As I alluded to before, this is my blog, my family, my child, my choice. I will spend the rest of my days defending what I have stated. Everyone has the right to their own opinion. As I stated previously, I find it very hypocritical that homeschoolers can post on their blogs about the joys of homeschooling, and how superior it is to traditional schooling yet, when I post to defend my opinion, I get jumped on. I dare even one of them to show me an example of when I have made a derogatory comment on their blog. There isn’t one. I tire quickly of the insinuation that they are far more intellectual and a much better parent than I am because they love their child enough to homeschool.

God gave me this child to nuture, grow and prepare for life. A life that is not always fair in a society of people who will not always agree with her. I feel by never exposing her to people with differing opinions and world views, I am not doing her any favors. Don’t get me wrong, my Mommy-heart wants to hold her close and never let her experience any pain, disappointment or hurt. My Mommy-heart doesn’t ever want her to be upset or experience loss. My Mommy-heart wants to shield her from anything and everything that makes her feel sad or causes her pain, but I know that in the long run, I am crippling her. As much as I would love to keep her all to myself, I have to teach her to be self reliant and independent and prepare her to be an well rounded individual. I have to let her experience the world and learn how to cope in the face of hardship, disappointment and pain. I think about if my parents had sheltered me and never let me test out my wings (and I know that a part of them wanted to), who knows what would have happened to me when my Dad died. If I had been sheltered and prevented from ever experiencing difficulties and completely reliant upon my parents and their interpretation of what I should and shouldn’t do, I would be in a world of hurt. Instead, they let me stumble, they let me make mistakes, they let me see the not always pretty side of things, all because they wanted me to be prepared for whatever I was faced with. They wanted me to be able to defend myself, my views and opinions and not crumble under adversity.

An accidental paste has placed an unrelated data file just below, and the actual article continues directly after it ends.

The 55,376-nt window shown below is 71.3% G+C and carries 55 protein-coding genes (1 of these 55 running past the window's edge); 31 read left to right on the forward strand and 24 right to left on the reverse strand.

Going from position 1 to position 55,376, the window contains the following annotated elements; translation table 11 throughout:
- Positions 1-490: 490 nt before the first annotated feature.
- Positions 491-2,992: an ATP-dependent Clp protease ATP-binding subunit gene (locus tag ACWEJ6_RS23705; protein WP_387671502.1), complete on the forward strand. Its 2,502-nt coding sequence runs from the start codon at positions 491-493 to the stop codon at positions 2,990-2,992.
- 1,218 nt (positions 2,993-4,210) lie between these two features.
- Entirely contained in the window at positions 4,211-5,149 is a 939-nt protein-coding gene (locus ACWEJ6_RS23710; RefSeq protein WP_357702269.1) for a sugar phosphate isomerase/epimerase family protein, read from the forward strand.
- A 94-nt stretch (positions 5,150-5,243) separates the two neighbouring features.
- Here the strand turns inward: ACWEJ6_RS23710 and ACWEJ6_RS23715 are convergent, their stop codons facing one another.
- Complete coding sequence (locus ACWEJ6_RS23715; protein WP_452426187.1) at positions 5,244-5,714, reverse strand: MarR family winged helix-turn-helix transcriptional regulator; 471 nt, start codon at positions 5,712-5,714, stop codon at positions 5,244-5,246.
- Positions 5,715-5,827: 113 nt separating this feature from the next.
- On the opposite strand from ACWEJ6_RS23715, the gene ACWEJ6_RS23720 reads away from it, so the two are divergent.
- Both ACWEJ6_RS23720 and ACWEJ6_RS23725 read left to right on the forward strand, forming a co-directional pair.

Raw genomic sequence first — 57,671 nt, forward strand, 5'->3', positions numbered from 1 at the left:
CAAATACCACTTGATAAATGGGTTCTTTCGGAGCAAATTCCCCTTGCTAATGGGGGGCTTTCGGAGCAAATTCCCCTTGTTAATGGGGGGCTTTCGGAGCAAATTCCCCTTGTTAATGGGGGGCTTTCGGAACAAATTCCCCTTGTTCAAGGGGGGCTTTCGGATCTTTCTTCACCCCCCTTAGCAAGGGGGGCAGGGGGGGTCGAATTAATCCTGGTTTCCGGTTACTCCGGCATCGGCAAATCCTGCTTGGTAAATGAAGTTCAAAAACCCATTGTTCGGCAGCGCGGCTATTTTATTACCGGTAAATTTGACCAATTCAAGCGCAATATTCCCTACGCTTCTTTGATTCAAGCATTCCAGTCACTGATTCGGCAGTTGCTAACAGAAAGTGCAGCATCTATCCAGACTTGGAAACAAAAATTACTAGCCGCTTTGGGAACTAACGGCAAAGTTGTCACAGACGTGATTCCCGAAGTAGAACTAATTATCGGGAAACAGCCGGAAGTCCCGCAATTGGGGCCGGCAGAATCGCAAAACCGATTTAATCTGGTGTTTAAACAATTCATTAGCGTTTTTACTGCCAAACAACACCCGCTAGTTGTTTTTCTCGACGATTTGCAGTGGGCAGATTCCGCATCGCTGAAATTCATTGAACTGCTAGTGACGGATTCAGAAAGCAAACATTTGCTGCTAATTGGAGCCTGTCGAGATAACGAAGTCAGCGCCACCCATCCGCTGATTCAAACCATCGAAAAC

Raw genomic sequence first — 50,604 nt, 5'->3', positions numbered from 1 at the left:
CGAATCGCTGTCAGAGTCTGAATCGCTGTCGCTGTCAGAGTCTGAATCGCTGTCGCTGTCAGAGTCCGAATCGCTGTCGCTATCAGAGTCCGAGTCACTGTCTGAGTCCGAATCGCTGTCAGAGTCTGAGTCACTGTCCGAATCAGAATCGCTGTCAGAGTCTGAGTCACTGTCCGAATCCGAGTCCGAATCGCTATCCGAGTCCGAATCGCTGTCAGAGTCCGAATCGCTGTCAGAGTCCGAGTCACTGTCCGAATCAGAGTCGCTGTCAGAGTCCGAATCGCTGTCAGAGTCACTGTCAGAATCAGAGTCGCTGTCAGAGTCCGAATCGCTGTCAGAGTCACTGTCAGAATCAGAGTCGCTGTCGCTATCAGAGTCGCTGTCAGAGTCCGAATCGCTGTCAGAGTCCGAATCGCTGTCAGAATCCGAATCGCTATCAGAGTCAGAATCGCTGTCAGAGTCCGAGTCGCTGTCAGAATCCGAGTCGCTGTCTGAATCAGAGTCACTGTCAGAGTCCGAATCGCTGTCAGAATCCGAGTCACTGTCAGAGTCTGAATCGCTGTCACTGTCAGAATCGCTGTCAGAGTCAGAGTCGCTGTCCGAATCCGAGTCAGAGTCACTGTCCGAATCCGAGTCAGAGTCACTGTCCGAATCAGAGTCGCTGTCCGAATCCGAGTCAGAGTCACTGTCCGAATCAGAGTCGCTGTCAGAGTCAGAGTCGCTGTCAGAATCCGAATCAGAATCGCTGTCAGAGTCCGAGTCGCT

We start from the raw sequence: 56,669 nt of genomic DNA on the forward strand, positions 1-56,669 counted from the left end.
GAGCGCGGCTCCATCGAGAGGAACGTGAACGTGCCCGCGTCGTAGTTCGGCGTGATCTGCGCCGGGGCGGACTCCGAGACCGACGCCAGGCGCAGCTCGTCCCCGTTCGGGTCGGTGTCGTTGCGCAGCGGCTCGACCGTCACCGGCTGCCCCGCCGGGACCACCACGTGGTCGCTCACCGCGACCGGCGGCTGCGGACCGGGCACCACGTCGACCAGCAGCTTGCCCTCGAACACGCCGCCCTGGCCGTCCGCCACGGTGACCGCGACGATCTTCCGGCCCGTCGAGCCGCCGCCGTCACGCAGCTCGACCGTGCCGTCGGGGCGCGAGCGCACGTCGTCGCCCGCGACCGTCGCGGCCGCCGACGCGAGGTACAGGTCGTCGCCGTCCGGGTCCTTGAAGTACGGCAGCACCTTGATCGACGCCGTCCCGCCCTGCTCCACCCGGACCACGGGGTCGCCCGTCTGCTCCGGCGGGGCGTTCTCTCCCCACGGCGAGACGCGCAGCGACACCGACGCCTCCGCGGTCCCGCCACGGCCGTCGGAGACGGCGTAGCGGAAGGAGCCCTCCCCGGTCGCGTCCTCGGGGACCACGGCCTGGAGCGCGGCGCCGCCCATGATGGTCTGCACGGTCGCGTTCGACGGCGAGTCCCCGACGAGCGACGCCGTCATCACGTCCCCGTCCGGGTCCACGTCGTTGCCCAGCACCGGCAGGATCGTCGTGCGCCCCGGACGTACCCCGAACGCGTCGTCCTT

I will gladly discuss my views and opinions with most anyone, I welcome differing opinions on my blog and in my life. I think that it is silly to discard a friend simply based on a difference in opinion, especially without ever attempting a reasonable discussion on the matter. What is it they say “Actions speak louder than words”? What would I be teaching Rory through example if I simply avoided situations and discussions that make me uncomfortable or that I don’t agree with? If everyone had the same opinions, it would be a very boring world! Be forewarned, I won’t shy away from the debate, if you want to speak respectfully and intelligently about homeschooling (or any other issues) I will gladly oblige and in the end we might just agree to disagree, however, don’t expect me to cower to your opinion or run off with your tail between your legs when I stand my ground! If you want to discuss, be prepared to do just that…discuss. In the end, regarding the content of my blog: MY blog, MY kid, MY opinion.

Ok, this is all that I am going to say on this...next subject.

3 comments:

Anonymous said...

it is nice to see someone standing up to the attacks that were launched on you. the people who attacked you certainly aren't practicing what they preach: "be your own person, think your own thoughts" i guess it is ok (in their book) as long as you are thinking the same thoughts as then. sillyness.

Mandy said...

Since in the recent years homeschooling has become more widespread, I'll be interested to see how these children fair in college. Or, will they go to college? An honest question, because I don't know how homeschoolers feel about college.